Nick Zaccardi

OlympicTalk Editor

Matthias Mayer ends Kitzbuehel downhill drought for Austria

Leave a comment

KITZBUEHEL, Austria (AP) — For the second time in two days at the 80th Hahnenkamm races, Matthias Mayer spread his arms and bent over backward in celebration.

While his leading time in Friday’s World Cup super-G didn’t hold up, his gutsy run on the Streif course on Saturday earned him the victory in the classic downhill, becoming the first Austrian winner of the event in six years.

In cloudy conditions but on a perfect track, Mayer finished 0.22 ahead of Austrian teammate Vincent Kriechmayr and Switzerland’s Beat Feuz, who tied for second.

“There is nothing better than crossing the finish in front of those thousands of people. It’s really incredible,” said Mayer, who won the super-G here three years ago.

“In Kitzbuehel there is always tension but I was just looking forward to this race, I wanted to enjoy it,” he added.

It was the eighth career World Cup win for the two-time Olympic champion and third of the season, after triumphing in a super-G in Lake Louise, Alberta, in December and an Alpine combined in Wengen, Switzerland, last week.

No Austrian had won the prestigious race, which is usually attended by tens of thousands of spectators, since Hannes Reichelt in 2014.

“It’s very important, simply cool,” Mayer said about winning one of the marquee events of the season.

World Cup downhill champion Feuz was denied victory in the circuit’s most challenging race once again, as he finished runner-up for the fourth time in the last five years.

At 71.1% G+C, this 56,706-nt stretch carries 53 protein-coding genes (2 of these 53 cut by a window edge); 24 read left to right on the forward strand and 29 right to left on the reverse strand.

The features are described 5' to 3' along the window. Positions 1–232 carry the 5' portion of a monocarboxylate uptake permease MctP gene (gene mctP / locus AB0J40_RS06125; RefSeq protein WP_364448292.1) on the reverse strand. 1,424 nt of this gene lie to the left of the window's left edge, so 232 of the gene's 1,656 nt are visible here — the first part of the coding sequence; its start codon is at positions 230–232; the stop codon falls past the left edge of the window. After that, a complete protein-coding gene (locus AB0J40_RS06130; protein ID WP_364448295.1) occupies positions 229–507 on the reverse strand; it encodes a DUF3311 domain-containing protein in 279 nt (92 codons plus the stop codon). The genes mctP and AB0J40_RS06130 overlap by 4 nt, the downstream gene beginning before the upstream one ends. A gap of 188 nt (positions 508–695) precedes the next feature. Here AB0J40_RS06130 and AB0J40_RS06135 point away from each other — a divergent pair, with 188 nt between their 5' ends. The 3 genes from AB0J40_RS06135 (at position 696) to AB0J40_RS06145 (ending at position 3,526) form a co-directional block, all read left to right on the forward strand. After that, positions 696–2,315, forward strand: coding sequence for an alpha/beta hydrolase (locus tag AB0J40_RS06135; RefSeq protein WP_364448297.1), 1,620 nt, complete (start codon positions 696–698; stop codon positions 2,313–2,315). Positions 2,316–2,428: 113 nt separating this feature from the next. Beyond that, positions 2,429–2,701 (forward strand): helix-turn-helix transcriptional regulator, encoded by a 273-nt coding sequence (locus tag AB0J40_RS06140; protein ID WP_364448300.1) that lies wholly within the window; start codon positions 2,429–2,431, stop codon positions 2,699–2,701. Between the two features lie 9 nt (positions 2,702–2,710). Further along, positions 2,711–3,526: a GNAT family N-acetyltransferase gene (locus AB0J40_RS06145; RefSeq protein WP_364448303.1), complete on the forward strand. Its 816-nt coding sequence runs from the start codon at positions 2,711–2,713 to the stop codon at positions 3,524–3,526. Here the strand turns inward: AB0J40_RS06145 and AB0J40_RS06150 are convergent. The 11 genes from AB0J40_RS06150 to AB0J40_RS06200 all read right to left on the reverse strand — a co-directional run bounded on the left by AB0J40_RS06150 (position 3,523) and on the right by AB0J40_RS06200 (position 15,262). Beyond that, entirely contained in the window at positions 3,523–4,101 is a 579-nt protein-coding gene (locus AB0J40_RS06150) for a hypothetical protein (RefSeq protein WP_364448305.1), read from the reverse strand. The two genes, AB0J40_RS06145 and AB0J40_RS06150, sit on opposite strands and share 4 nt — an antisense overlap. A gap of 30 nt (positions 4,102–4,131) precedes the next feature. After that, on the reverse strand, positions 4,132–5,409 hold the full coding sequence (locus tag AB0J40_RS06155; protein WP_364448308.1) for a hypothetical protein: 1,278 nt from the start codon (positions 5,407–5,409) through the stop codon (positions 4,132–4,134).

“Again I was not fast enough,” Feuz said. “But second place on the most difficult course in Kitzbuehel, you have to be satisfied. In Wengen luck has been on my side three times, here in Kitzbuehel it has not been on my side.”

Feuz, however, extended his lead in the discipline standings, having finished in the top three each race this season.

Feuz is currently 96 points clear of Dominik Paris, who won the downhill here last season, while Mayer climbed to third, trailing Feuz by 180 points.

Paris has been ruled out for the remainder of the season after the Italian tore the ACL and fractured the fibula head in his right knee in a crash during super-G practice this week.

“It’s a shame what happened to Dominik. That was a super battle,” Feuz said. “The gap is a bit bigger now. But Mayer has also been top five all the time so I cannot allow myself to make mistakes.”

Feuz led the race until Kriechmayr clocked the same time. It was already the sixth race this season with a tie for a podium place, which also happened in Friday’s super-G.

Kriechmayr crashed in Thursday’s downhill training and placed a disappointing sixth in the super-G the next day.

“It was a good run, I wanted to show that I could do better than yesterday,” he said after the Austrian 1-2 finish. “Our fans have deserved this. We have don’t well in recent years.”

France duo Johan Clarey and Maxence Muzaton placed fourth and fifth, respectively, while Kjetil Jansrud, who won the super-G Friday, finished sixth.